Jack: The theme helps us listen. So we just keep a list of ideas that fit into the theme, and talk about them. But that’s where Drew takes over.
Drew: It is very melody-driven for me, so having the brainstorm and a list of ideas helps to put words and lyrics together with the many tunes that are running through my head. Some songs are like turning on a faucet, and others are more like a trickle and require a lot of revisions and knuckling down to make progressions, lyrics, and melodies work together.
Jack: The demos are really helpful when we come into the studio, but most of these are songs that we’ve never played live when we record them. So they’re constantly changing, even from take to take. Probably the best example from the last few records is "Haven’t Got a Pet Yet"—it was very different at first, and we actually re-recorded it a little bit later in a sort of Vampire Weekend style.
YKFK: Do you feel your music has changed and evolved over the course of your…let’s see…five, six…seven CDs? Does the songwriting come easier with experience than it did when you first began?
Daron: I believe it’s changed as what we’ve listened to has changed. We continue to be inspired by all kinds of music, and as we get more connected to new kinds of music we blend those styles together and make our own sound. One thing I think we have done is that our albums more now than ever capture the energy that we bring to our live shows. I think our new records have more energy than they used to.
Drew: Through our music collections and new instrument purchases, we’re consciously exploring new ground. It influences our records, definitely, but I think at the core we’re very much still the same band that started over five years ago. It’s important to do our best work but also stretch ourselves creatively.
Jack: Each new record is very much new. We try really hard to never walk a similar path as previous albums. People all have their favorites along the way, but our favorite is always the one we’re about to start!
YKFK: I threw open a round of questions to my family, so...from my wife, Whitney, a dream/reality question: Which pop or rock stars of our youth (or today, if you prefer) did (or do) you each wish you could be? And which do you honestly think you're most like?
Daron: I’d like to be Prince before hip surgery. He’s an amazing musician, and pre–hip surgery he had all of the moves. In reality, I think I’m the child of Ringo Starr and George Harrison: a little bit goofy, a little bit mystical.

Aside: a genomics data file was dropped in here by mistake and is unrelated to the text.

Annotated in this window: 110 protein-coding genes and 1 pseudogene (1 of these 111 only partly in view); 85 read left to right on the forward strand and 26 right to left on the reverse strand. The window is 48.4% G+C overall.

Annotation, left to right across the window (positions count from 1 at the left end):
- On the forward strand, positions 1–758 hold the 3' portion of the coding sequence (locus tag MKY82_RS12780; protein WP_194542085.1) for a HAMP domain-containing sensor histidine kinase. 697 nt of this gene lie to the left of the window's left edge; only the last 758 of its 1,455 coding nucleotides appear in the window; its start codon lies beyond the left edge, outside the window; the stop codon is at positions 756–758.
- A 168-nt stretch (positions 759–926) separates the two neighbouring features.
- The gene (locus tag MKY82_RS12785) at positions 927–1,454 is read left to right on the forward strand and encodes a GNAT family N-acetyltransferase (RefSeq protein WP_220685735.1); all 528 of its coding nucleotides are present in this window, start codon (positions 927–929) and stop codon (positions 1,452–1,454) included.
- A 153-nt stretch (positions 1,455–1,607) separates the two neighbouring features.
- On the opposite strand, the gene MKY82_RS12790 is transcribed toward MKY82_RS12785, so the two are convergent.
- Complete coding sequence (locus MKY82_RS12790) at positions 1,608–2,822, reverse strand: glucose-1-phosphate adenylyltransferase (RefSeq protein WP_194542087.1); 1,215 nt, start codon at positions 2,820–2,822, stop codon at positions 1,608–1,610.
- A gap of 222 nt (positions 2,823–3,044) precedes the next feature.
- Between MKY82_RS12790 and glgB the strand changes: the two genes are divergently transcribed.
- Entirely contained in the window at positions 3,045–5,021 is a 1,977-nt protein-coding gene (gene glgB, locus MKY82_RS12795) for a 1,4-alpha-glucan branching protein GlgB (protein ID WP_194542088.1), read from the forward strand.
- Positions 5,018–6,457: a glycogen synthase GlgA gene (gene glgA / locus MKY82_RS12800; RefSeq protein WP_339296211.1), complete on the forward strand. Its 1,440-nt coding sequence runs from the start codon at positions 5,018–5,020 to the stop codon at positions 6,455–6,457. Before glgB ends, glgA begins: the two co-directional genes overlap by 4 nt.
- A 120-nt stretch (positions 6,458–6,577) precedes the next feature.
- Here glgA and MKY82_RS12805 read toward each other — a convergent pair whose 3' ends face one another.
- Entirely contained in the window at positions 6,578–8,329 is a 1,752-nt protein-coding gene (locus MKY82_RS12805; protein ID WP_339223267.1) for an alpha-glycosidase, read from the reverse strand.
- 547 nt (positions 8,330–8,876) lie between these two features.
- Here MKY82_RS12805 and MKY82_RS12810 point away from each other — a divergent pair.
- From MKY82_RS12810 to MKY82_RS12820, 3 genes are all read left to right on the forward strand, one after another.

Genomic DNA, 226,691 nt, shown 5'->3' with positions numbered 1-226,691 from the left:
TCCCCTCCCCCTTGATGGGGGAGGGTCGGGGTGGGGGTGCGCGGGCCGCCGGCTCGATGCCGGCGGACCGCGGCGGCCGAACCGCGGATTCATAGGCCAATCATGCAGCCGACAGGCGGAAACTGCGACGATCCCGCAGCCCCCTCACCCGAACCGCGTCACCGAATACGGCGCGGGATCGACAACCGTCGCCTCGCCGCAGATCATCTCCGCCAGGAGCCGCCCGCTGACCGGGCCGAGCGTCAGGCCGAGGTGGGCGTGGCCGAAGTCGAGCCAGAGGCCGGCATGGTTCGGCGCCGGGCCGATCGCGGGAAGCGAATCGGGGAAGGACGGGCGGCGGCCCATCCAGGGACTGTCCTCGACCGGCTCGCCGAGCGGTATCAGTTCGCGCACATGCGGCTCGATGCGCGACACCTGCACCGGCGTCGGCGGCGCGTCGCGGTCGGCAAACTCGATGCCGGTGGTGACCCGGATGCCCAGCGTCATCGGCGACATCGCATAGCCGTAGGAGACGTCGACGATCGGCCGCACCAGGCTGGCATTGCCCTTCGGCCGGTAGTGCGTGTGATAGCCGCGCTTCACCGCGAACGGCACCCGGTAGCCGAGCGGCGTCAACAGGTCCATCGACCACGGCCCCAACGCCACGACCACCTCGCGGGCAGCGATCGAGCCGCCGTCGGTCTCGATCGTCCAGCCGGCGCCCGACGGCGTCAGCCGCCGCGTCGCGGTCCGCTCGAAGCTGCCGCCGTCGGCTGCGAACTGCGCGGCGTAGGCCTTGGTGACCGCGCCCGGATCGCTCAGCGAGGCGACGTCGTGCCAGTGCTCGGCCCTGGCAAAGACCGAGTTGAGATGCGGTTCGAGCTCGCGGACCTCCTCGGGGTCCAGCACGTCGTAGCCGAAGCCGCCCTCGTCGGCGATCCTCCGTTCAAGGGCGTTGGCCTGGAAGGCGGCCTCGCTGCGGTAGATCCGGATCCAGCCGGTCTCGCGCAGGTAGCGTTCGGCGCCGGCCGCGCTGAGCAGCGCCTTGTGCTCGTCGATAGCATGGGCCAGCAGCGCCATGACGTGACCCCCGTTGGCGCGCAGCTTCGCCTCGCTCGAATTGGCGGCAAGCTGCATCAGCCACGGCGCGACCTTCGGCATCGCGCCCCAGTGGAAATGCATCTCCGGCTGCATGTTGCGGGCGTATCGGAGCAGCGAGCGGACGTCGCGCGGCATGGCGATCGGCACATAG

Drew: I think I fit the profile of a songwriter pretty well. I don’t know if I’d want to be Andy Partridge or Brian Wilson, because there aren’t always great moments along the way.... Maybe I could take the highs but not the lows? For all of my genre-hopping, I’m probably Paul McCartney—especially, as John Lennon said, with all of the "granny songs.”
Jack: Interesting that we think in reality that we’re the Beatles! Sticking with that theme, I wish that I were Paul McCartney, but I think I’m probably a little bit more like John Lennon...with a dose of Weird Al and maybe a hint of Burt Bacharach.
YKFK: From my six-year-old, Dash (who is obsessed with your album art for Flying!): Could you talk a little about your various superpowers?
Jack: With pleasure! My superpower is being able to put on a fake mustache in public. I keep half a dozen in the glove box in my car for unexpected mustache needs. My last mustache was used in our “Ice Pack” video!
Drew: Think a moment isn’t wistful or corny enough? THINK AGAIN! Super Cheese is here to lay it on thick! “Haven’t I heard that pun before??? YUCK!”
Daron: Not sure if that T-shirt matches those shorts? Up in the sky! It’s...PROFESSOR PINSTRIPE! Whisking you away on a fashion holiday!
YKFK: Finally, from my two-year-old, Griff: What does Mayor Monkey play?
Jack: He plays a band manager, and the cash register. In reality, he doesn’t do much beside print 8-by-10 glossy photos...of himself!
[Photo: Kevin Fry, courtesy of Recess Monkey]